KOSA Section 3 (a) states “a covered platform shall take reasonable measures in the design and operation of any product, service, or feature that the covered platforms knows is used by minors to prevent and mitigate” six specific categories of harm. Section 3, (b) states that nothing in subsection (a) shall be construed to require a covered platform to prevent or preclude (1) any minor from deliberately and independently searching for, or specifically requesting content; or (2) the covered platform or individuals on the platform from providing resources for the prevention of the harms described in subsection (2), including evidence-informed information and clinical resources.

Safeguards for Minors. Marquez-Garrett emphasizes several provisions in Section 4, Safeguards for Minors. This provision requires “readily-accessible and easy-to-use safeguards” for users under 17 years old to:

  • Limit the ability of unknown individuals to communicate with minor users. Peer reviewed research has shown that direct messaging is the main method for targeted youth to be contacted online. A lawsuit brought by the Social Media Victims Law center cites the Facebook Papers as disclosing that Meta’s ““People You May Know” feature contributed up to 75% of all inappropriate adult-minor contact.”
  • Highest level safety features are enabled by default.
  • Prevent other users from viewing minor users’ personal data;
  • Opt out of personalized recommendation systems.
  • Limit features that extend user time on platform via addictive design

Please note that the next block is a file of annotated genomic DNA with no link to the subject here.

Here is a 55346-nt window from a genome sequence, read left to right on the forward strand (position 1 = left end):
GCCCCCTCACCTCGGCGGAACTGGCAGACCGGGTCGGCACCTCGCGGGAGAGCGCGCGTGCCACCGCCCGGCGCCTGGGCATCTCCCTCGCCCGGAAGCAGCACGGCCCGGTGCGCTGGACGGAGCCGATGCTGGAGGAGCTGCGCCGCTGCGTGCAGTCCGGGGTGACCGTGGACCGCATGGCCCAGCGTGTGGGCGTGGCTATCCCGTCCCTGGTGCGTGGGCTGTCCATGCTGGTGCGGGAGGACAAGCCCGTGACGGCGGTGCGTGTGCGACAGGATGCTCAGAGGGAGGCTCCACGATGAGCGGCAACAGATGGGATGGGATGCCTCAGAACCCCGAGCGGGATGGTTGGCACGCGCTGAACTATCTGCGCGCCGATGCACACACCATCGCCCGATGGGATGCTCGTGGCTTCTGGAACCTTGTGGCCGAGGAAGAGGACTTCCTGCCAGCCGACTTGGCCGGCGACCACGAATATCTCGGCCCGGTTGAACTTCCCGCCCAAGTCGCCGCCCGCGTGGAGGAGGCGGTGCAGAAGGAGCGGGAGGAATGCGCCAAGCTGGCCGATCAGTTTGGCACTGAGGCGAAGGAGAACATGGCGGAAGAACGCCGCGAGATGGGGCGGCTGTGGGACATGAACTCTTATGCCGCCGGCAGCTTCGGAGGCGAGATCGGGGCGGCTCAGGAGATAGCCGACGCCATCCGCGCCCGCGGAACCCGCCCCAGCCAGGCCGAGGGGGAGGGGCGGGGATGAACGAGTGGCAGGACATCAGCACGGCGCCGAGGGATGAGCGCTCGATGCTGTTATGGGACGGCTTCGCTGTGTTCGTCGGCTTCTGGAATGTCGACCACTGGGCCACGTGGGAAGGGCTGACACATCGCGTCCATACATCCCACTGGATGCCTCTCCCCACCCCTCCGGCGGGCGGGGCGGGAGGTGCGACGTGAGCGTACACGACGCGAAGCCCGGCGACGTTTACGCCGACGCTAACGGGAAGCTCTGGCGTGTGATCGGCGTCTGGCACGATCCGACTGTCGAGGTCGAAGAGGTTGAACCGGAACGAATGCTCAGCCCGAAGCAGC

• Prohibits Dark Patterns — “design elements that deliberately obscure, mislead, coerce and/or deceive website visitors into making unintended and possibly harmful choices.”
  • Bans the advertising of illegal products.
  • Requires platforms to provide a dedicated reporting channel to alert the platform to harms to minors, and requires them to substantively respond in a reasonable and timely manner. Covered platforms with over 10,000,000 monthly active users (MAU) have 10 days after the receipt of the report to respond; covered platforms with less than 10,000,00 MAU have 21 days. If the report involves an imminent threat to the safety of a minor, as promptly as needed to address the reported threat to safety.

KOSA requires that youth are notified if parental controls are turned on and DOES NOT require the disclosure of minors browsing behavior, search history, private messages, or other communications.

Section 6, Transparency. KOSA requires annual, independent, third-party risks assessments, whose findings are available to the public.

Marquez-Garrett emphasizes that currently, technology companies are controlling what minors view online. They are also making it possible for children to open online accounts without their parent’s permission. KOSA is essential for minor users and their parents to regain agency over their online experiences. She ends by summing up the sentiment that many of her families who have experienced online harms relate,

“I have to speak up because if it happened to us, it can happen to anyone.”

Don’t let another family suffer a tragic death or injury. Contact your elected officials now and ask them to support the Kids Online Safety Act of 2023. Fairplay has made it easy to contact your elected representatives here.

Social Media Harms was developed to provide a listing of peer-reviewed studies, books and articles from authoritative sources that document the negative effects of social media use. It is meant to be a tool to be used by people who are concerned about social media’s negative effects on people’s emotions, actions and lives. We do not solicit donations, however, we are asking for additions to our lists of peer reviewed studies and authoritative books and articles.

This work is licensed under the Creative Commons Attribution 4.0 International License. To view a copy of this license, visit or send a letter to Creative Commons, PO Box 1866, Mountain View, CA 94042, USA.



Sharon Winkler
Social Media Harms

Publisher/Editor Social Media Harms, Mother, Grandmother, Retired U. S. Naval Officer